Monthly Archives: May 2014
Post by Mark T. Locker.
The Eyre Affair by Jasper Fforde.
This week, we’re talking a book for the grown-ups! A couple weeks back, I shared with you part of a series for young adults by Jasper Fforde, a book all about magicians and magical creatures. But before he launched into YA fiction, Jasper Fforde wrote several offbeat mystery novels for adults. The first of these novels, often described as “metafiction” was The Eyre Affair. It’s not easy to summarize the unusual world created by Fforde, but suffice it to say that literature and literary figures are so lauded that there is a special branch of operatives who deal specifically with crimes of a literary nature. Often that is little more that fake original manuscripts or “lost” poems of great writers. But when the original manuscript of Martin Chuzzlewit is stolen under inexplicable circumstances, things get much more serious. When a minor character from the novel suddenly disappears from the book, and his body is found in modern-day London, the mystery becomes deadly serious. And Lit Tec operative Thursday Next may be the only one who can get to the bottom of it all.
I’ll admit this book is totally weird. I also can’t wait to go on and read the other books in this series. This one focuses, as you might suspect, on the Brontë novel Jane Eyre. I believe that there is some Hamlet in the next one! And who knows what else in the others? So if you think you’d enjoy metafiction (fiction about fiction) this one is great to read as a bedtime story to yourself.
Post by: Alison Hein.
Profiteroles (aka cream puffs) are a divine bite of sweet something encased in an airy puff of a shell. Filled with the delight of your choice (ice cream, fruit, whipped cream, etc.), they make an impressive dessert, and sometimes an exceedingly decadent, melt-in-your-mouth breakfast in bed.
In this recipe, the airy, crêpe-like shells are filled with homemade Vanilla Pudding and topped with lightly sweetened whipped cream. Tiny lids are propped upon the cream and dusted with a fine powder of confectioner’s sugar. Tangy, colorful raspberries and blueberries balance and garnish the dish.
½ cup water
¼ cup butter
½ cup flour, sifted
Preheat oven to 400°. Lightly grease a baking sheet and set aside.
Add water and butter to small, heavy saucepan and bring to a boil. Mix in flour all at once. Stir continuously, until mixture pulls away from the sides of the pan and forms a ball, about 1 minute. Let cool for 5 minutes.
Beat eggs into flour mixture one at a time. Continue to mix until batter is thick and smooth. Drop onto prepared sheet into 12 equal portions. Bake until puffed up and golden, about 30 to 35 minutes. Let cool at least 30 minutes before slicing.
To assemble, gently slice profiteroles in half. Spoon some Vanilla Pudding (see recipe below) on top of one half. Cover with a spoonful of whipped cream. Place the top of the profiterole on the whipped cream. Dust with powdered sugar and serve with fresh berries, if you like.
Makes 12 profiteroles.
½ cup sugar
¼ cup flour (or 2 tablespoons cornstarch)
2 cups milk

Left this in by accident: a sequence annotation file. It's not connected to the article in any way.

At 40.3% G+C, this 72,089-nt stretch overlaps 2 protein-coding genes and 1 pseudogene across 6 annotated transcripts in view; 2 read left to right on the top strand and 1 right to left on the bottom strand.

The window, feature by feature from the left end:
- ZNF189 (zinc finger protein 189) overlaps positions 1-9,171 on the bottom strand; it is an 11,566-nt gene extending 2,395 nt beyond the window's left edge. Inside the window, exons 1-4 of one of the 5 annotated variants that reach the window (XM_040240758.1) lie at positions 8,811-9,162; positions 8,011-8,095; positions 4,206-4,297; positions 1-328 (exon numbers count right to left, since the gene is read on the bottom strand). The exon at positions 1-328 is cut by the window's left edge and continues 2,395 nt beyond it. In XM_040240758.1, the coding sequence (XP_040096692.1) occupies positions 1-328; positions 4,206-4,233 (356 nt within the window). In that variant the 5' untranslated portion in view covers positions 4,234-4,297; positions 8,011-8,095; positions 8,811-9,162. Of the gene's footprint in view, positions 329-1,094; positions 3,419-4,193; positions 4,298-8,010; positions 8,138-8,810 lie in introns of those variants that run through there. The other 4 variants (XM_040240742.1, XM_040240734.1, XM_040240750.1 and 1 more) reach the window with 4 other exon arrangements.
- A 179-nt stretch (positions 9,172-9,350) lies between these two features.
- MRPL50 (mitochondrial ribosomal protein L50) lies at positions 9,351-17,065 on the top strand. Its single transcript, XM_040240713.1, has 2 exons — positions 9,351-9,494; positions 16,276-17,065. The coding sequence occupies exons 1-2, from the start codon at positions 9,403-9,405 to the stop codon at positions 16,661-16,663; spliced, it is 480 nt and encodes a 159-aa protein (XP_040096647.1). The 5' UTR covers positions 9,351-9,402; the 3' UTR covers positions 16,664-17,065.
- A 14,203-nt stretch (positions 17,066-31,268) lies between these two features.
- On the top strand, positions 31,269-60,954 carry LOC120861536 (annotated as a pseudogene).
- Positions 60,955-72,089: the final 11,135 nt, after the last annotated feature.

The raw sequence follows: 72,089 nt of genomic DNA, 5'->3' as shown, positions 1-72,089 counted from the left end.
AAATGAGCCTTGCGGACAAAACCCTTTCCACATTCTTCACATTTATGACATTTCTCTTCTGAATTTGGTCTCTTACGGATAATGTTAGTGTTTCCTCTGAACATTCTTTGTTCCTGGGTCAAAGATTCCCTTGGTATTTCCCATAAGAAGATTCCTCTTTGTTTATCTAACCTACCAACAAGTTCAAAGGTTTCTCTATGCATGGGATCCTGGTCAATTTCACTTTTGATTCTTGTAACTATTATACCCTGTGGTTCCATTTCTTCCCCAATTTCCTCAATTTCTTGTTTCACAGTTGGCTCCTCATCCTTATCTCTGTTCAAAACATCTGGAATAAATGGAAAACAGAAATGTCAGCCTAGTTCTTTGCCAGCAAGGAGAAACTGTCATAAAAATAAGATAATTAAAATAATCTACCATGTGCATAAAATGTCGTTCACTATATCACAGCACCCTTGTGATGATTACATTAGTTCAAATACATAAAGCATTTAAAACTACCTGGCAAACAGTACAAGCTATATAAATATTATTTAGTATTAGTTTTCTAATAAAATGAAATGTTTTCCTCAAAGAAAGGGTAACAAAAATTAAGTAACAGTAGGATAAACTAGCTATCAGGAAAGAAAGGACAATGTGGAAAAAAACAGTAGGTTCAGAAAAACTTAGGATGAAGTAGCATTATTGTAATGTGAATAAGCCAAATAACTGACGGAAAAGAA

3 egg yolks, beaten
1 tablespoon butter
1 teaspoon vanilla
Dash of salt
1 cup heavy cream (optional)
Combine sugar and flour in a heavy saucepan. Add milk, and bring to a gentle boil over medium heat. Cook for a few minutes, until thick and bubbly, stirring constantly. Gradually whisk about one half of the milk mixture into the beaten eggs, stirring constantly. Return egg mixture to the saucepan. Bring again to a gentle boil over medium heat, stirring constantly, and cook for a few minutes until thickened. Remove from heat and stir in butter, vanilla and salt. Cover with plastic wrap, and chill in the refrigerator until firm, at least 2 hours.
If you like, whip heavy cream, sweeten, and place on top of Profiteroles when ready to serve.
Post by Mark T. Locker.
So I know that just last week I was griping about how my son doesn’t bring home anything other than Star Wars books now that he gets to choose a book every week all on his own. Well, he must have read my blog post because lo and behold, the moment I make a judgement he makes an about-face and brings a picture book by one of the best-known children’s authors and illustrators of the 20th century. Some of his better-known books include Swimmy about a little fish, A Color of My Own about a chameleon trying to find his own identity, and a lot of books about mice. You’d totally recognize it if you saw it.
The one my boy chose is called The Biggest House in the World. I had never heard of this one; it turns out to be one of his first ever books. It’s a story about a little snail who wants to grow the biggest house ever on his back. His wise father replies with the story of a snail who did just that. It was a huge and beautiful house, it even had colorful spires and all the other creatures admired it. Unfortunately, the drawback was soon realized when it was time for the snails to move on to greener pastures and this poor snail couldn’t move for the sheer weight of his shell. He died. Needless to say, the little snail has some second thoughts about growing such a giant home after all. In fact, he decides to keep his shell small so he can go wherever he wants.